Bengal’s rail graveyard of elephants
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- Published 29.11.13
|One of six elephants that died near the Chapramari wildlife reserve in Jalpaiguri district on November 14. The jumbos were mowed down by a speeding Jaipur-Kamakhya Kabiguri Express|
New Delhi, Nov. 28: Seventy elephants have died on Bengal’s railway tracks since 1994, all but three of them in north Bengal, the state government has told the Supreme Court.
It has suggested stopping all night trains on the Dooars (Gulma-Alipurduar) line or fixing a 25kmph speed limit as possible solutions, adding that “the railways should act pro-actively”.
According to the state’s affidavit, 57 elephants have died in train hits and 13 of electrocution on the tracks in the past 19 years. Since 2009, the number of elephants killed on Bengal’s railway tracks has been 29.
The affidavit was filed recently after the apex court sought responses from the Union environment and forests ministry, the railways and 11 states on a journalist’s petition alleging official “inaction” in checking elephant deaths on tracks.
Bengal said that 78 per cent of the elephant deaths occurred at night, between 6pm and 6am. It said the single-line New Jalpaiguri-Falakata-Alipurduar route should be converted into a double-line track so that Dooars traffic can be diverted through it.
Pradeep Vyas, additional principal chief conservator of forests (wildlife), filed the affidavit, which cited elephant safety measures that the Bengal government had taken or was planning.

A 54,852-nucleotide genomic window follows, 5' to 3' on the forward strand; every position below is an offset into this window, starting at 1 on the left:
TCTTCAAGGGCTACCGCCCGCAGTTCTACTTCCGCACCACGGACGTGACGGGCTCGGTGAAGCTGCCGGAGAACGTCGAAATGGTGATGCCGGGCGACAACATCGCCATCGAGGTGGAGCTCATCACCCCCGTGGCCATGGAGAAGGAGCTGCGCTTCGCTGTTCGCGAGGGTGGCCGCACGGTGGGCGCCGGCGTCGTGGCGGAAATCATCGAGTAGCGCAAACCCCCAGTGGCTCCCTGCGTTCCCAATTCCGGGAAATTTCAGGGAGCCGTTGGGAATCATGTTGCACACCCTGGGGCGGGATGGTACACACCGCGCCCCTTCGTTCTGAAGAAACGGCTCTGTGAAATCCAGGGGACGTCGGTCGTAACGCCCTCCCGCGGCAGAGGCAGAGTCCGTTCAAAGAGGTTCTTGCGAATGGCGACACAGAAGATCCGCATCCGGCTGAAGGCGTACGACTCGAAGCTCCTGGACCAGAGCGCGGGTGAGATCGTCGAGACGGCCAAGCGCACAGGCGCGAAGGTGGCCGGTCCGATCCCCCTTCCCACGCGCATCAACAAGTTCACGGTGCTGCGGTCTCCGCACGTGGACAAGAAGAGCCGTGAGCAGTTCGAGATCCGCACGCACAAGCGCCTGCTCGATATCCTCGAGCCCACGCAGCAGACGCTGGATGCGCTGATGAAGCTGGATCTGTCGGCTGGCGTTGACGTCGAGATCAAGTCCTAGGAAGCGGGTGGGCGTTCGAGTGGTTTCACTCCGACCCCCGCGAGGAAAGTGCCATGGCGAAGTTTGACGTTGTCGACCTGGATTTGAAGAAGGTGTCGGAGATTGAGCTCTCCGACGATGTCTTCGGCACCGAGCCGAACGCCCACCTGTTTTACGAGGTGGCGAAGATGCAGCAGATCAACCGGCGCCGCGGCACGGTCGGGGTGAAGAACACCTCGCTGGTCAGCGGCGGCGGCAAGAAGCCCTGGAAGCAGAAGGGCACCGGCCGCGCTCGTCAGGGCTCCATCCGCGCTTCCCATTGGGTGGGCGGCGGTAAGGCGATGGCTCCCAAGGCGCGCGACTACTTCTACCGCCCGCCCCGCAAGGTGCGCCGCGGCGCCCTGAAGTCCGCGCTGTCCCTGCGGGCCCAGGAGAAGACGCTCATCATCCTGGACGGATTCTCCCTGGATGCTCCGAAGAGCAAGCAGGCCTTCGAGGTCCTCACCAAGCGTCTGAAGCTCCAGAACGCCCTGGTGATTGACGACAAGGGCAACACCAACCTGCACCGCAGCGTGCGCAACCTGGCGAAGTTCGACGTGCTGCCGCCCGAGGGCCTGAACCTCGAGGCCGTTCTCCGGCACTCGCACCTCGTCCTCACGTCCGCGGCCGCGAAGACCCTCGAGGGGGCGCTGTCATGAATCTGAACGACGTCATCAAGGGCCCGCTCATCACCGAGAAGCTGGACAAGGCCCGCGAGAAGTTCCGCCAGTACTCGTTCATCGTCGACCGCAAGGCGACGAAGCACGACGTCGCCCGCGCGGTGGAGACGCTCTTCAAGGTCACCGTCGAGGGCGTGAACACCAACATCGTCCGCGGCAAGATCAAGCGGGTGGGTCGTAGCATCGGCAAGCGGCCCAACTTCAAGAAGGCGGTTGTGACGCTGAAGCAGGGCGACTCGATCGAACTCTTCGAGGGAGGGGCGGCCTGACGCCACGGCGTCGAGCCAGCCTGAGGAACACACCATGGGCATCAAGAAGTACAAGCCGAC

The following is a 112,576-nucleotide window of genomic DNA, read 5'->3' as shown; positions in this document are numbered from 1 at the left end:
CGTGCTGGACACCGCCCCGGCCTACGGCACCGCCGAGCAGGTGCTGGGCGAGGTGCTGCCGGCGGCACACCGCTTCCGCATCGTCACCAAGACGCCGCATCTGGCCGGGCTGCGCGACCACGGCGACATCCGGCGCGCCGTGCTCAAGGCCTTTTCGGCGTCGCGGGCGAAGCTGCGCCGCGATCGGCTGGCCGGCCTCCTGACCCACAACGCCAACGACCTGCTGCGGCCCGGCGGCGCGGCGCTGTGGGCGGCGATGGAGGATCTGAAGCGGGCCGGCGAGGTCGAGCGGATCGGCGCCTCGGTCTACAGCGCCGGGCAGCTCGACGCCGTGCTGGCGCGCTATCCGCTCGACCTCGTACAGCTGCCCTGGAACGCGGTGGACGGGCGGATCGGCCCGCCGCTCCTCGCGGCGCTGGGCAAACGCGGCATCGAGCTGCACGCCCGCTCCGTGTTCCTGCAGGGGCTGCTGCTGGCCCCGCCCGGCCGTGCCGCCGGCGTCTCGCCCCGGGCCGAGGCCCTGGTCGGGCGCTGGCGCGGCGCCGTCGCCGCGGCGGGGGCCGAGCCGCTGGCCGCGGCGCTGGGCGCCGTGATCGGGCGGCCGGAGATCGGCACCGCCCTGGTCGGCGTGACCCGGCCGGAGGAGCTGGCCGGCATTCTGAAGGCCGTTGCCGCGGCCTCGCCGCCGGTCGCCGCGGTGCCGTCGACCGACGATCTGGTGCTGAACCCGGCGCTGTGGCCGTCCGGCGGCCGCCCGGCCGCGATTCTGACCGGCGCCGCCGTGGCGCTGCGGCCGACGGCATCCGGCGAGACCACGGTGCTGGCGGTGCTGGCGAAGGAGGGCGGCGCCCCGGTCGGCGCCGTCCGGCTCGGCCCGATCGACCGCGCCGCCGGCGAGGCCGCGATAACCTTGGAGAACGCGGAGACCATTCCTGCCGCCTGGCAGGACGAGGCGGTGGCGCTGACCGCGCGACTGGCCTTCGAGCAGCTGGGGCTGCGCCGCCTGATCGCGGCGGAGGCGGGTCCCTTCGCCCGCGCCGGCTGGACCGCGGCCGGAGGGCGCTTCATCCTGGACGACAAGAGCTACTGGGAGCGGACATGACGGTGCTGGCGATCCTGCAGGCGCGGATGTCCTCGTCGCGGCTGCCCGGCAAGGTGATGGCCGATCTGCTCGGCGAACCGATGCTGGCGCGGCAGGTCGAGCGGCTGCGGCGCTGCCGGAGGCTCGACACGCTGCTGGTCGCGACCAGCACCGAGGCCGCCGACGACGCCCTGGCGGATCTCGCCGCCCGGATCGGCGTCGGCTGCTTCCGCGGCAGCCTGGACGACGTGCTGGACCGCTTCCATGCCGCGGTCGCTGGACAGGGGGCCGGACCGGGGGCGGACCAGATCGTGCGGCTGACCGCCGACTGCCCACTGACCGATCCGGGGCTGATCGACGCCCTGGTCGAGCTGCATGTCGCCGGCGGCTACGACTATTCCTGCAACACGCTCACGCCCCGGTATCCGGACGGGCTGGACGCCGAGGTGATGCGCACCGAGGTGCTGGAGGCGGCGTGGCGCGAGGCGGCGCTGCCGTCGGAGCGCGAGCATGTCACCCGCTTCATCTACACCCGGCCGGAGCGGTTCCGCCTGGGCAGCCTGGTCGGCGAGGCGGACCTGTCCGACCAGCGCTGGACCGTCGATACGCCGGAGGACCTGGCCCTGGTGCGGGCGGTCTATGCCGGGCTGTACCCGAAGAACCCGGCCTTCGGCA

It said the chief conservator of forests, wildlife (north), had been asked to prepare a pilot project for habitat development so that elephant herds had access to sufficient water, resting places, fodder and palatable grass at Buxa, Jaldapara and Gorumara.
It also mentioned a state government decision to build watchtowers, to be manned jointly by forest and railway staff. One such tower is to come up at Banerghata and the other at Rajabhatkhawa.
On an expert committee’s advice, two ramps have been built at Chapramari and Jaldapara to facilitate safe movement by the herds.
Shakti Prasad Nayak, a journalist from Odisha, filed the public interest litigation alleging that the unchecked elephant deaths violated constitutional provisions on wildlife protection as well as wildlife, conservation and animal cruelty laws.
On March 4, the bench of Justices K.S. Radhakrishnan and Dipak Misra issued notices to the Centre, railways and the states of Odisha, Bengal, Assam, Uttarakhand, Uttar Pradesh, Madhya Pradesh, Chhattisgarh, Tamil Nadu, Kerala, Karnataka and Jharkhand.
According to the petition, India is home to 50 to 60 per cent of Asia’s wild elephants but the survival of the species is becoming increasingly difficult as train accidents have been killing 8 to 10 elephants annually.